I’m sure having a good heart and doing things with a good heart is more difficult now that it was in the 80s, but nevertheless doing good is one of many things that I aim to role model and instil in the boys. It’s a fine line when many of us have learnt the hard way that we need to look out for ourselves, plan for ourselves and not let other people get the better of us.
A couple of months ago, older boy was really upset with younger boy cause he had tried to hug and kiss him before they went into school and younger boy had responded by headbutting him in the mouth. I should point out that older boy was being uncharacteristically nice which made me a bit suspicious, but at the same time it made me feel a bit sad that his brother had been horrible to him. I used this opportunity to have a conversation about how as a family we should be kinder to each other and how kindness doesn’t need to cost anything and obviously should be extended to strangers. Afterall, as Band Aid sung, “there’s a world outside your window”.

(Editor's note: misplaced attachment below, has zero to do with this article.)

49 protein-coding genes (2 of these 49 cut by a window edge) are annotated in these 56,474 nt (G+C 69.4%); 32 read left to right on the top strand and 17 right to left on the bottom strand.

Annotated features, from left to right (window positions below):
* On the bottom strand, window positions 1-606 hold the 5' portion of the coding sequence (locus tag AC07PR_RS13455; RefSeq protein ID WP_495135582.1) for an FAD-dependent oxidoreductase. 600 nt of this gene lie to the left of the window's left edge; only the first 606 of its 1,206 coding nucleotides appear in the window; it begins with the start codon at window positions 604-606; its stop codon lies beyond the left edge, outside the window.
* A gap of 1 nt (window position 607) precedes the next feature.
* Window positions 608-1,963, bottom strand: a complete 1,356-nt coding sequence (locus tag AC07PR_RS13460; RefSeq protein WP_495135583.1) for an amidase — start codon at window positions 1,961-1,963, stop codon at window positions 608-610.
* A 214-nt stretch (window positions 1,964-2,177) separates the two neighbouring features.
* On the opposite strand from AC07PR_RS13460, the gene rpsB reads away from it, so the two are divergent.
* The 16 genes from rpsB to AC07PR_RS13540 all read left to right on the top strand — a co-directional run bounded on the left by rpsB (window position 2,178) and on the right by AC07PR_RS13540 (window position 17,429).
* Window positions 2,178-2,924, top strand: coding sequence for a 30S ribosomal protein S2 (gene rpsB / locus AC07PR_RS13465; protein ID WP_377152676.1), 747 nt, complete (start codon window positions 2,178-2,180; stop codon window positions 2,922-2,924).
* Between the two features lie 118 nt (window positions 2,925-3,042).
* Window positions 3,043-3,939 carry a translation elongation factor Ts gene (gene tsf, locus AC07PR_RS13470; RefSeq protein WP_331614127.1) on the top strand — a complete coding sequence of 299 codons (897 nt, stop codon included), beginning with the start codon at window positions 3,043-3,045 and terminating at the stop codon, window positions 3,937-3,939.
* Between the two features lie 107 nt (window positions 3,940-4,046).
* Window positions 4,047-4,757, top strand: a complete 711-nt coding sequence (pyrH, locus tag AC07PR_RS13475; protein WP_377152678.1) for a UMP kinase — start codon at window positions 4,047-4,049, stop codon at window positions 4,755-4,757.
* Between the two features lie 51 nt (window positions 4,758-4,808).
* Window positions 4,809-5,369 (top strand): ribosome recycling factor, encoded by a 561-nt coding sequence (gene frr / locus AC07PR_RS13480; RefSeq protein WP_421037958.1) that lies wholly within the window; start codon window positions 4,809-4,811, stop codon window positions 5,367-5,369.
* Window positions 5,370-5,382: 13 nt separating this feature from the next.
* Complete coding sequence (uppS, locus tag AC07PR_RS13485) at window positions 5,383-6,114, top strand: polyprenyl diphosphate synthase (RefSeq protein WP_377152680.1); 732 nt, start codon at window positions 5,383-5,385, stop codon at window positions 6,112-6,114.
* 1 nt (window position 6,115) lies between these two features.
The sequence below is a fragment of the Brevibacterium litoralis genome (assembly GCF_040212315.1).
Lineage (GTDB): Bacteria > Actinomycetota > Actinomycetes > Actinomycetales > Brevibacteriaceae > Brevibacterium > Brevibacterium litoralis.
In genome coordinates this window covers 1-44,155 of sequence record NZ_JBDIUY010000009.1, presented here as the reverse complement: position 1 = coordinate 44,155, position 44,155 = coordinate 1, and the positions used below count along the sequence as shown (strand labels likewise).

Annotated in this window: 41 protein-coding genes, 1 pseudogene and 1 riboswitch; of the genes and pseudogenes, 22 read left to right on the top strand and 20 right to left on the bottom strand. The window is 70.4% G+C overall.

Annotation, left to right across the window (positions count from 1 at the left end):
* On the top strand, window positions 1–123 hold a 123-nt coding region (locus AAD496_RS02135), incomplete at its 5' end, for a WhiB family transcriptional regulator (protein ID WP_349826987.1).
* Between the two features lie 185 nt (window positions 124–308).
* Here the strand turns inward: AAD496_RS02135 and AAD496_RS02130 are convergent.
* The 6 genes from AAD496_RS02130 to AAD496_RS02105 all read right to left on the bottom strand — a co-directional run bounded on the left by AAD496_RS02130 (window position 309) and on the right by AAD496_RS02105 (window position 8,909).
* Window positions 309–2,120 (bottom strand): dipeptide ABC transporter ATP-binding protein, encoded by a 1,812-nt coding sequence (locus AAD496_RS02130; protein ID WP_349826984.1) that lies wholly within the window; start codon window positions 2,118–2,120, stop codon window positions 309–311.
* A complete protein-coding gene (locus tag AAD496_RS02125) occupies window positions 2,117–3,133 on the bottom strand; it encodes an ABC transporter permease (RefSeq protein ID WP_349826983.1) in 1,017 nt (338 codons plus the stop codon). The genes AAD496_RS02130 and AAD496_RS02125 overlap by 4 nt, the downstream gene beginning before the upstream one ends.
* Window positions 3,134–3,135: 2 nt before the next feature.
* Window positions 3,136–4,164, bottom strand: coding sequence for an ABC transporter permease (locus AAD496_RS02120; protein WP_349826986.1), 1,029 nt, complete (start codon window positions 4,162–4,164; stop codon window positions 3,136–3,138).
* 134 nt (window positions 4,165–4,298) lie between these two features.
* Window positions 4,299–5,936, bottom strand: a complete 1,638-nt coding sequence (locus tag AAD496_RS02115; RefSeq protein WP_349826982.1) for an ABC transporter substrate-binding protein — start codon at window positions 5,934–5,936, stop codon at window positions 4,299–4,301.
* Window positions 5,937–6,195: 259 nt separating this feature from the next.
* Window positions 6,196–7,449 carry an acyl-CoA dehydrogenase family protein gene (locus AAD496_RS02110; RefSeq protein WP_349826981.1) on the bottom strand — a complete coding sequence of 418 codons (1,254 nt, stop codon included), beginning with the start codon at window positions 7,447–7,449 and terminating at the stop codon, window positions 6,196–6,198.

The buzzword of the moment is raok or random acts of kindness. Whilst I personally think that managing to achieve a raok for each day of the advent period is a tad ambitious (I am still going to try), I do believe that this craze has come at the right time. At the risk of sounding like an old fart, kids do have more and expect more these days and as parents we are programmed to give more and to expect to give more. There is no end of pressure at Christmas to keep up with elves, Christmas Eve boxes, lavish presents, numerous pre-festive and festive outings… the list goes on. I for one find it refreshing to focus on what you can give in a wider sense at this time of year and don’t tell anyone that I said this but aiming for a simple Christmas involves considerably less work.
The reverse advent calendar was a perfect example of easy giving and following on from this, I for one am inspired to do more. Obviously its all about balance as my boys are fairly typical in the sense that they keep asking for things when we are out and about. I can hardly blame them when I have a fair idea where their respective shopaholic genes come from, but I am keen to temper it and to encourage them to look at the bigger picture.